Riyadh: Saudi Arabia will take a $10 billion loan from foreign banks to help close the gap in its state finances from collapsed oil revenues, Bloomberg News reported on Wednesday.
Citing three people with knowledge of the matter, Bloomberg said it would be the first sovereign loan in at least 15 years to the kingdom, the world’s biggest oil exporter.
The five-year loan is expected to be signed by the end of April, said Bloom-berg’s sources, who asked not to be identified as the information is private. They said US, European, Japanese and Chinese banks are lending the funds at about 120 basis points above London’s interbank offered rate.
The global collapse in crude prices over the last two years from more than $100 a barrel in early 2014 to around $40 this month has put pressure on Riyadh to cut spending and to intensify its efforts to find economic alternatives. Riyadh posted a record budget deficit of $98 billion in 2015 and projects an $87 billion shortfall for 2016.
The shortfall has been covered by the kingdom’s significant fiscal reserves, which dropped to $611.9 billion at the end of 2015 from $732 billion a year before, Saudi Arabia’s Jadwa Investment said in a February report.
Meanwhile, President Barack Obama held talks with Saudi Arabia’s King Salman on Wednesday as he began a two-day visit hoping to ease tensions with the historic US ally.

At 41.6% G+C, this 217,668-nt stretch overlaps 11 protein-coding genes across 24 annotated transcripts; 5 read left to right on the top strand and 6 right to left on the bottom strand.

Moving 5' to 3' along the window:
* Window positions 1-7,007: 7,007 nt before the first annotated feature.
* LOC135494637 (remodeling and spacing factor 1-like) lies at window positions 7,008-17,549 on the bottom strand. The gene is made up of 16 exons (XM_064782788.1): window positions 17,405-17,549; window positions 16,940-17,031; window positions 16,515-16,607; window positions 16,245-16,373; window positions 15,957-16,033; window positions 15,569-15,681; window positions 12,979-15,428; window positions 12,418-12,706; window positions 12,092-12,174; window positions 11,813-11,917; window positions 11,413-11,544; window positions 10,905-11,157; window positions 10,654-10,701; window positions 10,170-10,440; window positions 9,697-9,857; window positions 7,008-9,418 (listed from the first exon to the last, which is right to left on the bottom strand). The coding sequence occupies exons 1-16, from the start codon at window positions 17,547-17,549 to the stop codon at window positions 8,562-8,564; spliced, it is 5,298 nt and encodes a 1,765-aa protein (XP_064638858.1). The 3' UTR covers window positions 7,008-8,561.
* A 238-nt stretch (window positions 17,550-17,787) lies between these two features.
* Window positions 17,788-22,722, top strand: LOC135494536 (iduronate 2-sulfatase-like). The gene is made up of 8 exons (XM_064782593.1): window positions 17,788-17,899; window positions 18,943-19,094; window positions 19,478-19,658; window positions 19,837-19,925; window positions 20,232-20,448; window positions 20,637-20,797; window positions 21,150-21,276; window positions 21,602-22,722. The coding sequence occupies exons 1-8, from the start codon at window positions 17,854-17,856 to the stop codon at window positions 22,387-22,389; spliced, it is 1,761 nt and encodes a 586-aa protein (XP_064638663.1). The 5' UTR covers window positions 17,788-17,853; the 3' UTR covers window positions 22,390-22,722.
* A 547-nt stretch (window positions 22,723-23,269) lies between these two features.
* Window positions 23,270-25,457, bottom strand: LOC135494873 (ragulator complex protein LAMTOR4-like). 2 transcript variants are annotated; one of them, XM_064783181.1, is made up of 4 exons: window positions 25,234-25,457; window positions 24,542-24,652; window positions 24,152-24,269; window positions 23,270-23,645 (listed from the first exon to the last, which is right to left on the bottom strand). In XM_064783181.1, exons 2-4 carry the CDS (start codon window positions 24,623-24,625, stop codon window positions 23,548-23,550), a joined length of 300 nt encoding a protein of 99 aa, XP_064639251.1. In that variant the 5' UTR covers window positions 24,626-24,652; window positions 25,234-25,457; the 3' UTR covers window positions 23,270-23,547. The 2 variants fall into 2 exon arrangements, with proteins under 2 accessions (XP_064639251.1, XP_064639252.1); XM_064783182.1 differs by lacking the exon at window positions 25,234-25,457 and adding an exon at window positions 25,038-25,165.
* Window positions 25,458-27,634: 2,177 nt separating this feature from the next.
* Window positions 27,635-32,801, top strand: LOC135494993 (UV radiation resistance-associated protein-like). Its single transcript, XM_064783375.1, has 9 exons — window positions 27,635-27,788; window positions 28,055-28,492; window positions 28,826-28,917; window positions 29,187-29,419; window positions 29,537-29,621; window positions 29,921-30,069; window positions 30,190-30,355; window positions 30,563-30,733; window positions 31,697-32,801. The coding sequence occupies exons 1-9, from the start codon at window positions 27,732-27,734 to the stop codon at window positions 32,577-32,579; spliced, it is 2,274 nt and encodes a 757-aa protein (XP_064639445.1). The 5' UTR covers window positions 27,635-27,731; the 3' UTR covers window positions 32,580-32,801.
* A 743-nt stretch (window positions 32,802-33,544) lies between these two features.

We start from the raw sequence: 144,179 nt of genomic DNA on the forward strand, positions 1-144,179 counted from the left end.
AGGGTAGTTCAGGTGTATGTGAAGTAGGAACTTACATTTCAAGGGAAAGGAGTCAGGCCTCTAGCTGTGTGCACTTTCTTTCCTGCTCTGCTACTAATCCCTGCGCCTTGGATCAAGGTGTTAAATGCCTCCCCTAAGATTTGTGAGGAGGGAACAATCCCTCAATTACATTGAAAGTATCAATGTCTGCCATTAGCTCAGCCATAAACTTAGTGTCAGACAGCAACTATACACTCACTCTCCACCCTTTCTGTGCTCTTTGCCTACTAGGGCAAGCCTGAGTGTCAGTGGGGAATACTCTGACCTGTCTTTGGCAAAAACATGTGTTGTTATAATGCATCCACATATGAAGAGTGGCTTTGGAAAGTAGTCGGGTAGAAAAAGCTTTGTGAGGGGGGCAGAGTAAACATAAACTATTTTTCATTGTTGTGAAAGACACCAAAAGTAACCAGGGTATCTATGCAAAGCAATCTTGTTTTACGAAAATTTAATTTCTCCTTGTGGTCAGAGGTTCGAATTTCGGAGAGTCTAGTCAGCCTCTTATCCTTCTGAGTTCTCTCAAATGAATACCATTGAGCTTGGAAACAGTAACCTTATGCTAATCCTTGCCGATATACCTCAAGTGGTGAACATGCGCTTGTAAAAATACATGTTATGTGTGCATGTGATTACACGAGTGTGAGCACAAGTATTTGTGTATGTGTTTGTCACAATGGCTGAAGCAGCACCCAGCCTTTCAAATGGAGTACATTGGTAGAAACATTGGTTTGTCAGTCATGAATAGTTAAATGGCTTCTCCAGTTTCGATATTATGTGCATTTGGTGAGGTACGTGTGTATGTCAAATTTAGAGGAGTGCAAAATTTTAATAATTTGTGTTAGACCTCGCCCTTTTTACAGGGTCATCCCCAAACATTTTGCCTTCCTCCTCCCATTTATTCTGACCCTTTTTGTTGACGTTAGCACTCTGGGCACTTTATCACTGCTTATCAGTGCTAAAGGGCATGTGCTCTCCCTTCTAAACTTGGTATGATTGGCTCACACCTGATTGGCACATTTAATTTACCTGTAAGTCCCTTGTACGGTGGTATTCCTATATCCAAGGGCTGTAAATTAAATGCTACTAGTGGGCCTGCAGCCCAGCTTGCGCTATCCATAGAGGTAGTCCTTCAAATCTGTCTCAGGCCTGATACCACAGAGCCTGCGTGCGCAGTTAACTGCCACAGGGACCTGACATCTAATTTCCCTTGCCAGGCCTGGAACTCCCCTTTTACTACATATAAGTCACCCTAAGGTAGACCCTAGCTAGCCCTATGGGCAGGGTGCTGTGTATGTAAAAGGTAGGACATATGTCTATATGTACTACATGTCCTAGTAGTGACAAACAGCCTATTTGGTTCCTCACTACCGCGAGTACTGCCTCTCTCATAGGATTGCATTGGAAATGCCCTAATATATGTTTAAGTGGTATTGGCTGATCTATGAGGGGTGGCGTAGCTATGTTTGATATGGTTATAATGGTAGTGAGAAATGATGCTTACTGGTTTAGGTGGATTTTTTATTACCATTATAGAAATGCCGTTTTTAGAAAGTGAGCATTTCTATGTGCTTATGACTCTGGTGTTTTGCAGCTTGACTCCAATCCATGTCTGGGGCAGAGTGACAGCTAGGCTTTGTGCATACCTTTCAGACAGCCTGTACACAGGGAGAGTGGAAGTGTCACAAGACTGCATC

Riyadh and its Sunni Arab Gulf allies have bristled at what they see as Washington’s tilt towards regional rival Iran after Tehran’s landmark nuclear deal with world powers.
Obama, on what is expected to be his last visit to Saudi Arabia as President, is to attend a summit of Gulf leaders on Thursday focused on intensifying the fight against ISIS and resolving the wars in Syria and in Yemen.
“I and the Saudi people are very pleased that you Mr President are visiting us,” King Salman said.
US defence secretary Ash Carter and his Gulf Arab counterparts, meanwhile, met in Riyadh on Wednesday to discuss ways to counter Iranian influence and fight ISIS, hours before Obama arrived in Saudi Arabia. Obama and Carter will seek to reassure the Gulf Cooperation Council that Washington still shares their interests and will continue to ensure their security.